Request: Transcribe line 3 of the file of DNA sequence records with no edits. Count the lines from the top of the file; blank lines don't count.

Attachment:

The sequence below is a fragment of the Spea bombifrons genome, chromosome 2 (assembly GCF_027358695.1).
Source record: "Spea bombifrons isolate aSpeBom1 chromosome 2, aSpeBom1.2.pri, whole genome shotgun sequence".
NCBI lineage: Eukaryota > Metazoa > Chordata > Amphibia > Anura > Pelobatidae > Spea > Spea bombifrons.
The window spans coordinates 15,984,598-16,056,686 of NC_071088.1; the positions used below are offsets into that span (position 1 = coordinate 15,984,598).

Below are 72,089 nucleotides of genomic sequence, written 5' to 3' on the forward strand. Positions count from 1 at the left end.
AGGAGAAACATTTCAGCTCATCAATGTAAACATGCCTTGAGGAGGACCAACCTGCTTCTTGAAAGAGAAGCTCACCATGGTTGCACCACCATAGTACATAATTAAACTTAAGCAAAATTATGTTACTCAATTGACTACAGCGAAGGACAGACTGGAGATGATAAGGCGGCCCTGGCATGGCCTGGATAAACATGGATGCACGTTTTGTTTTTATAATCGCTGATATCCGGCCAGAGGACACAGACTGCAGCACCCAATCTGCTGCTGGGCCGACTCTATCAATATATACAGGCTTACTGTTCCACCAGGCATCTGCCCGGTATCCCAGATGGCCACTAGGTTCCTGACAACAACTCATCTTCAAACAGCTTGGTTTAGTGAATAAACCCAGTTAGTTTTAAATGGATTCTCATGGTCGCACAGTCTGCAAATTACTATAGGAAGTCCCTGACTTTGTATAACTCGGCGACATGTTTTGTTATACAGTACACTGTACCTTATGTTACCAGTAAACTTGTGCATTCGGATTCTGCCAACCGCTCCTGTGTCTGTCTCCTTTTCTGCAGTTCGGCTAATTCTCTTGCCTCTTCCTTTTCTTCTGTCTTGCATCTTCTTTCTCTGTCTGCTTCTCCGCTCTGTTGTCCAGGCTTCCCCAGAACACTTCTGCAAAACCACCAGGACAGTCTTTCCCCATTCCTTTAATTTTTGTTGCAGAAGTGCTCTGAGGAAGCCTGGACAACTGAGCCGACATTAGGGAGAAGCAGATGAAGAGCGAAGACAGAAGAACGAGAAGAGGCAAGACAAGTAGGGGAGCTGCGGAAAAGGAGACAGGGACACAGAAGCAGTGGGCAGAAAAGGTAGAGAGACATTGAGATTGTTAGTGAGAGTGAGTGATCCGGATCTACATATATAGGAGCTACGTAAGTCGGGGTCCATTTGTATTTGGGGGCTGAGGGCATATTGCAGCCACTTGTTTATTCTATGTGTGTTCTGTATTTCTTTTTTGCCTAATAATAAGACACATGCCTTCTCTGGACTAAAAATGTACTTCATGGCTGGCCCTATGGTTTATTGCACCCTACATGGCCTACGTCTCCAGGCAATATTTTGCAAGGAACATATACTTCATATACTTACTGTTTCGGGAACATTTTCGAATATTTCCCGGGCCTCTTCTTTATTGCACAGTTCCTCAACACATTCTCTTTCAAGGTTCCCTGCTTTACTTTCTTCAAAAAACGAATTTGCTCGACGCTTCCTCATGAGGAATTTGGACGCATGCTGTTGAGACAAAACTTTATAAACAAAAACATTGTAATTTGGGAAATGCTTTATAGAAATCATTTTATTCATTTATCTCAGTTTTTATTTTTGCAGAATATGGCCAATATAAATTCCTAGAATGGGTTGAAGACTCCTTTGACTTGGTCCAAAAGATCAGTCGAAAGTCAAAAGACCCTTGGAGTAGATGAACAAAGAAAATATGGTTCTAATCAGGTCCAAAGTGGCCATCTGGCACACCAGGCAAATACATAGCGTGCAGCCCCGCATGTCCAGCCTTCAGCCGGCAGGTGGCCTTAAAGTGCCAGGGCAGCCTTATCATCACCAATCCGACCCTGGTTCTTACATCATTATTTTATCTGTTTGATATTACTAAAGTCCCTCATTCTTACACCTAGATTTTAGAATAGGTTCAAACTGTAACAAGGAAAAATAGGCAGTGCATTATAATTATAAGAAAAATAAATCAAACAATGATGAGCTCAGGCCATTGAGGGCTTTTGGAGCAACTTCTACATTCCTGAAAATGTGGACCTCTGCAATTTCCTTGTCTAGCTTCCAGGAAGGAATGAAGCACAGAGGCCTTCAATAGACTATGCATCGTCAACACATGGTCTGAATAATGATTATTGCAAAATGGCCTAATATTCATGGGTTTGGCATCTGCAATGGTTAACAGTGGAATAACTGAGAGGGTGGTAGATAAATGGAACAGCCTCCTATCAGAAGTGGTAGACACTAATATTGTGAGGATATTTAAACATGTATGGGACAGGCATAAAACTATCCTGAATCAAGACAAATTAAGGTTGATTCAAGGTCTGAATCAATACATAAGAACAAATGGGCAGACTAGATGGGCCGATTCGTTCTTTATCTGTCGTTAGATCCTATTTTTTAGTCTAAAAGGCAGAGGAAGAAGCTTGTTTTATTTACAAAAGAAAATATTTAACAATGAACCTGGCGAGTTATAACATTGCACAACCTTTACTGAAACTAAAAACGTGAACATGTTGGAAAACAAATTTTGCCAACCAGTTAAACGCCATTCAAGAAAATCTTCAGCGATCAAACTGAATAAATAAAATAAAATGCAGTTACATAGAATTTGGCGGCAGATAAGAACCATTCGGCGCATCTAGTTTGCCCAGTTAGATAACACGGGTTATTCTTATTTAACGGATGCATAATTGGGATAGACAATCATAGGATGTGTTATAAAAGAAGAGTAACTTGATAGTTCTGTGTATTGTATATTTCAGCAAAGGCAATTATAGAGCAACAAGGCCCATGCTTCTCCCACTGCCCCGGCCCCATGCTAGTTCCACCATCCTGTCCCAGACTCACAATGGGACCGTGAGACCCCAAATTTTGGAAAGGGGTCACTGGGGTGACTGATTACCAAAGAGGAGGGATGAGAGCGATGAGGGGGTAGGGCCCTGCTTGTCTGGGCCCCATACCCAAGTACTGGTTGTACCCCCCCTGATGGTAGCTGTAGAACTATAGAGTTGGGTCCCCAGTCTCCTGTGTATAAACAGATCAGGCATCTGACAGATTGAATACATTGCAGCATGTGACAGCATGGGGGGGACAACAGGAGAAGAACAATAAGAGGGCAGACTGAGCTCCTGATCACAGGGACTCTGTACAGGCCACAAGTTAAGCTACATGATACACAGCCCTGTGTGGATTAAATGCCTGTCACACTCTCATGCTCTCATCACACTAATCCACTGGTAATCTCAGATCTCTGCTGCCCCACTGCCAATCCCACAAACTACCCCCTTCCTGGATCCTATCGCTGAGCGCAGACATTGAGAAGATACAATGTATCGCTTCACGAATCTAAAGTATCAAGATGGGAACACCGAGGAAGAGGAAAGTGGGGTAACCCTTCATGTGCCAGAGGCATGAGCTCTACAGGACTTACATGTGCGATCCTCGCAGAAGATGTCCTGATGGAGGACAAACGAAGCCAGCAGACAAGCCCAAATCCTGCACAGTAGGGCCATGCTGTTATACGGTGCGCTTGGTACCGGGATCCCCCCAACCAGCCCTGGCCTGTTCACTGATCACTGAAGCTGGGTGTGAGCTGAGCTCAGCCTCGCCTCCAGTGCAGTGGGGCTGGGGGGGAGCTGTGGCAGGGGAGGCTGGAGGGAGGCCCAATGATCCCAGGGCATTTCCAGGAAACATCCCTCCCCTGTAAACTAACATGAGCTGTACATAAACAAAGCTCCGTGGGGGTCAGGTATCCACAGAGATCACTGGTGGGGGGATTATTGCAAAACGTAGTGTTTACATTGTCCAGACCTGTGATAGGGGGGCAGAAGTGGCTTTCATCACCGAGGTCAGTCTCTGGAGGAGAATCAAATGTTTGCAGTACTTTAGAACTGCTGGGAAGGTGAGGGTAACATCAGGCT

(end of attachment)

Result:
NCBI lineage: Eukaryota > Metazoa > Chordata > Amphibia > Anura > Pelobatidae > Spea > Spea bombifrons.